For most of the 12 years Recep Tayyip Erdoğan’s Justice and Development Party (AKP) has ruled Turkey, the electoral success of the neo-Islamist party has been fueled by a booming economy. Now that prosperity is waning, Turkish voters are increasingly unwilling to turn a blind eye to the president’s democratic shortcomings.
Once-loyal AKP voters are abandoning the party in droves ahead of the general elections on June 7, motivated by a potent mixture of economic disappointment and political concerns. Firat Inci, a 32-year-old restaurant owner from the southeastern city of Siirt, has supported the AKP for years. This time, he intends to vote for the opposition.
“The name of our ruling party is Justice and Development, isn’t it?” says Inci. “But they haven’t been able to deliver justice, and the development we have seen under this government has been nothing if not unjust.”
Such shortcomings could prove a stumbling block for the government come June 7. Complaints of corruption, creeping Islamization and authoritarianism, misguided foreign policy, crony capitalism and the promotion of unfettered consumerism are increasingly being leveled at Erdoğan’s AKP, which has governed since 2002.
“After the first good years all they did was to promote rabid capitalism,” says Inci. “They invested only in the construction sector and built scores of shopping malls and luxury restaurants and hotels. In the meantime, small businessmen like us are struggling to make ends meet.”
Long lauded as an economic success story in a troubled region, Turkey averaged 7.2 percent annual economic growth between 2002 and 2006, during the party’s first term in office. This stellar economic record helped the AKP win the past two national elections.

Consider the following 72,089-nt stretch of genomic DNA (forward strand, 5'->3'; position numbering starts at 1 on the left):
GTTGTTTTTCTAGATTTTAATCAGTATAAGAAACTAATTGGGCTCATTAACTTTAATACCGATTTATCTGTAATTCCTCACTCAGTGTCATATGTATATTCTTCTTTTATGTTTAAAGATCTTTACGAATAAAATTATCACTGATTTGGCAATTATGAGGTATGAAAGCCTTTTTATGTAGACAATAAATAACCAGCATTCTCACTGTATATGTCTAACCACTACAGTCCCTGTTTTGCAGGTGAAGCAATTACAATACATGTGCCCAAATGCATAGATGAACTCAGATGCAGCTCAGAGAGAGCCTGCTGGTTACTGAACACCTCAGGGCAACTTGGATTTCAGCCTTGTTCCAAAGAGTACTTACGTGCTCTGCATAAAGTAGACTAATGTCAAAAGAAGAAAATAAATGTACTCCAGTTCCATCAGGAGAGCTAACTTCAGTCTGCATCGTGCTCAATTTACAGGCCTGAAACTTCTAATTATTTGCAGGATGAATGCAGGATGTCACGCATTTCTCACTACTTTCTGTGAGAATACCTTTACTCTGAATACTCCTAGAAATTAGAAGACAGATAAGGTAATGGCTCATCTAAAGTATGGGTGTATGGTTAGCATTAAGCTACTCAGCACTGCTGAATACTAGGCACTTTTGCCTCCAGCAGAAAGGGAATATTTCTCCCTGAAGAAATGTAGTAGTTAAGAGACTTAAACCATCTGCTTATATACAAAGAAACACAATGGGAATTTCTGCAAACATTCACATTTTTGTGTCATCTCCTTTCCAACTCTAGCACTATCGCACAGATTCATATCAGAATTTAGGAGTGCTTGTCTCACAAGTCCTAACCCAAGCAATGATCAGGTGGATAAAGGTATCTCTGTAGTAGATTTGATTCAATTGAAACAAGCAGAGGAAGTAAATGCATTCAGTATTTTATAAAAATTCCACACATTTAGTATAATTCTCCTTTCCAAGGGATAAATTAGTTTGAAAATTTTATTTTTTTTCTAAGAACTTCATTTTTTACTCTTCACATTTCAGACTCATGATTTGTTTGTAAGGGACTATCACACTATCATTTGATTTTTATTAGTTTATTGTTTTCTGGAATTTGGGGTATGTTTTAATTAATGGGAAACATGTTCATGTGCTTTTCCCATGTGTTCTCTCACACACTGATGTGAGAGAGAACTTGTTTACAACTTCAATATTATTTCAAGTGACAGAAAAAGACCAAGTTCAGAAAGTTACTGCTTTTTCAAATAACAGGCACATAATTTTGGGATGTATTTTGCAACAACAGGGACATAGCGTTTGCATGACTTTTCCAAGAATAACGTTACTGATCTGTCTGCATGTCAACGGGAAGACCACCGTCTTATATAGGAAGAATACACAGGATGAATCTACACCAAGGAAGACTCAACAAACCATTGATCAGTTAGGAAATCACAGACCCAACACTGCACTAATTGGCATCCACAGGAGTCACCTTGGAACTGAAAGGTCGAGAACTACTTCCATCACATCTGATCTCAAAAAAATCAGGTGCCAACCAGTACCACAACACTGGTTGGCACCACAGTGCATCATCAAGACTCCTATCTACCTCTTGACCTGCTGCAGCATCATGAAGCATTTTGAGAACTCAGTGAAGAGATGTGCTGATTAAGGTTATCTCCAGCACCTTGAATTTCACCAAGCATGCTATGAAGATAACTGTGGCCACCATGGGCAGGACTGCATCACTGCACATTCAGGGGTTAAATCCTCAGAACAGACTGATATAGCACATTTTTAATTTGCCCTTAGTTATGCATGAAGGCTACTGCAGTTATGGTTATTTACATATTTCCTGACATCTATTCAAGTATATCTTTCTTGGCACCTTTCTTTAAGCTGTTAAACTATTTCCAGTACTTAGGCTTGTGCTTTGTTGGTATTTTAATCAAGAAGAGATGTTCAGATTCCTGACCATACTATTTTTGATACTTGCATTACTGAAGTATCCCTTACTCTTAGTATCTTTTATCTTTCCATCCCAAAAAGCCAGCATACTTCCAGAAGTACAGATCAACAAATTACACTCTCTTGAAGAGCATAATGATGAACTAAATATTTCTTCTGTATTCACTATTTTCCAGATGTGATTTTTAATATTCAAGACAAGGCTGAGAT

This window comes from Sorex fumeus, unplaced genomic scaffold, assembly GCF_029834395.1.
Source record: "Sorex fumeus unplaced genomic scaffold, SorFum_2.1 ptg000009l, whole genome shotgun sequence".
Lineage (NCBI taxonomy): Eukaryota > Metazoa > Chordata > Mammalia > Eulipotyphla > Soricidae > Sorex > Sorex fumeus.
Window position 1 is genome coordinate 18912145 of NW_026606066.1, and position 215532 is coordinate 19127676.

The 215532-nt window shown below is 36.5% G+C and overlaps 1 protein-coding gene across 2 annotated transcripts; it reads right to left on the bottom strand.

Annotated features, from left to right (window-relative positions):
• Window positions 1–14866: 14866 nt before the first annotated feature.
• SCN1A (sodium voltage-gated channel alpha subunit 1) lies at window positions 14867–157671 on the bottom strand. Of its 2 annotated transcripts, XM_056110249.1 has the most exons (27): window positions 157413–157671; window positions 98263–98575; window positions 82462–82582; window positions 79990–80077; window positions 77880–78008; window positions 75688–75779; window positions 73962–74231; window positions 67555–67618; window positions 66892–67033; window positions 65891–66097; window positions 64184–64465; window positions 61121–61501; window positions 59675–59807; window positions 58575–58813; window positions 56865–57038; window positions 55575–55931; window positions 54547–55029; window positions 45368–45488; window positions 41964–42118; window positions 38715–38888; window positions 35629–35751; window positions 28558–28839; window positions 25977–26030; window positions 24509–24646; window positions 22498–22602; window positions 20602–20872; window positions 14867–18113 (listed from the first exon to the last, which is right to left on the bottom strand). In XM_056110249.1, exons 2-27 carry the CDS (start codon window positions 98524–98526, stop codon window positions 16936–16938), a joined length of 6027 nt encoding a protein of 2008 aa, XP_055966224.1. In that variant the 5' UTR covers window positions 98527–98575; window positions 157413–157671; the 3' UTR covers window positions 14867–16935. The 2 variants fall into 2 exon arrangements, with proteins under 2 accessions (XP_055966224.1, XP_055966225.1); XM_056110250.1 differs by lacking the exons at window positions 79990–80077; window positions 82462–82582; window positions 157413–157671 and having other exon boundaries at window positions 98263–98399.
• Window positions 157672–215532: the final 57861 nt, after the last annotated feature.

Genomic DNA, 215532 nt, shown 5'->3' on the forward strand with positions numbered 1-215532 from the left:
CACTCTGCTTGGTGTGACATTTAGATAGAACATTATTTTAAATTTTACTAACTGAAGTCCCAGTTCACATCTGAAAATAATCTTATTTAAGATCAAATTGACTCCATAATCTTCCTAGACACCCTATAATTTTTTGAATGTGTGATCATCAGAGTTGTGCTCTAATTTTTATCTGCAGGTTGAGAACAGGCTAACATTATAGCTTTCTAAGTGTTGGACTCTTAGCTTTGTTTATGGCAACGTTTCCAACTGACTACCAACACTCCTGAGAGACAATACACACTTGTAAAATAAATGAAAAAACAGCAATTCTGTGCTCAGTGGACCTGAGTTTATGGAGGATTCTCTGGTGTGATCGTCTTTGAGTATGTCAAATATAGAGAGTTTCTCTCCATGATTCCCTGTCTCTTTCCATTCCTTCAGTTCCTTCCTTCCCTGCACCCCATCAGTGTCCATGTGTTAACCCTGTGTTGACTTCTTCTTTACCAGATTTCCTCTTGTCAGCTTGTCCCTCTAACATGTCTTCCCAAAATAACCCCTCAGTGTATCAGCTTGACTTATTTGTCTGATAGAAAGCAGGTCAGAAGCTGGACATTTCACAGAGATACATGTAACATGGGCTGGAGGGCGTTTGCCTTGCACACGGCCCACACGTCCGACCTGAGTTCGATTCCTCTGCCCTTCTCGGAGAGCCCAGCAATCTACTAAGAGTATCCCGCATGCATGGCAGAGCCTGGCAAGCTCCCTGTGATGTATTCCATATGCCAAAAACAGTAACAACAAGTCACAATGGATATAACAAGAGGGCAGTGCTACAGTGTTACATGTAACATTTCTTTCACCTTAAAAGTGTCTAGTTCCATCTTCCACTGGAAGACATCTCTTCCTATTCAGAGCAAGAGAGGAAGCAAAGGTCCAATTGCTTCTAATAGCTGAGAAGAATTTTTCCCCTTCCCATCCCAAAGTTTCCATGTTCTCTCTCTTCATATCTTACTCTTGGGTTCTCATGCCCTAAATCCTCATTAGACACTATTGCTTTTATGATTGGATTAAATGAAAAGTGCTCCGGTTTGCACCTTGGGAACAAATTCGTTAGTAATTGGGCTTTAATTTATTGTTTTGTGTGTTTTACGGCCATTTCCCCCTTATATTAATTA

But with unemployment at a five-year high of 11.5 percent, spiraling consumer debt, a currency falling to record lows and stalling growth, the glitter of the AKP’s economic miracle has started to wear off. An OECD report in March slammed Turkey for having the third-highest levels of income inequality and relative poverty in the OECD area, with disposable household income about 45 percent of the OECD average.
It’s hard to tell how the slowing economy has hurt the AKP’s chances of success because polls are notoriously unreliable in Turkey.
Mert Yildiz, senior economist at Roubini Global Economics, argues that the AKP deliberately failed to implement the necessary reforms that would have stabilized their initial economic successes.
“In the beginning the government stuck to the reform plan laid out for them by the previous economics minister and that worked well,” Yildiz said. “But after 2007, when they should have invested in soft reforms like the quality of education and labor market flexibility, they preferred short-term gains and quick cash flow, making construction companies with ties to the government the leading force of their economic policy. It’s completely unsustainable.”